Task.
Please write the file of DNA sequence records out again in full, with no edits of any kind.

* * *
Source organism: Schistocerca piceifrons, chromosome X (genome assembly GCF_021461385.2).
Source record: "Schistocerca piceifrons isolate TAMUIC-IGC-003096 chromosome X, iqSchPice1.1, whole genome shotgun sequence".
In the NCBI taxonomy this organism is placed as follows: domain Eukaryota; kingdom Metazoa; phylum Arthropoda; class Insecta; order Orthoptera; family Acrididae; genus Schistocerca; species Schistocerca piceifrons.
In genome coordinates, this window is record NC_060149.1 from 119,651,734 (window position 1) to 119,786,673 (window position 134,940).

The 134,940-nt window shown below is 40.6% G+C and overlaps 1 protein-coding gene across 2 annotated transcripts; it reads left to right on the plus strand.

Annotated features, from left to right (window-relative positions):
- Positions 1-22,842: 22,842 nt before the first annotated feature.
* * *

Source organism: Schistocerca piceifrons, chromosome X (genome assembly GCF_021461385.2).
Source record: "Schistocerca piceifrons isolate TAMUIC-IGC-003096 chromosome X, iqSchPice1.1, whole genome shotgun sequence".
In the NCBI taxonomy this organism is placed as follows: domain Eukaryota; kingdom Metazoa; phylum Arthropoda; class Insecta; order Orthoptera; family Acrididae; genus Schistocerca; species Schistocerca piceifrons.
In genome coordinates, this window is record NC_060149.1 from 119,651,734 (window position 1) to 119,786,673 (window position 134,940).

The 134,940-nt window shown below is 40.6% G+C and overlaps 1 protein-coding gene across 2 annotated transcripts; it reads left to right on the plus strand.

Annotated features, from left to right (window-relative positions):
- Positions 1-22,842: 22,842 nt before the first annotated feature.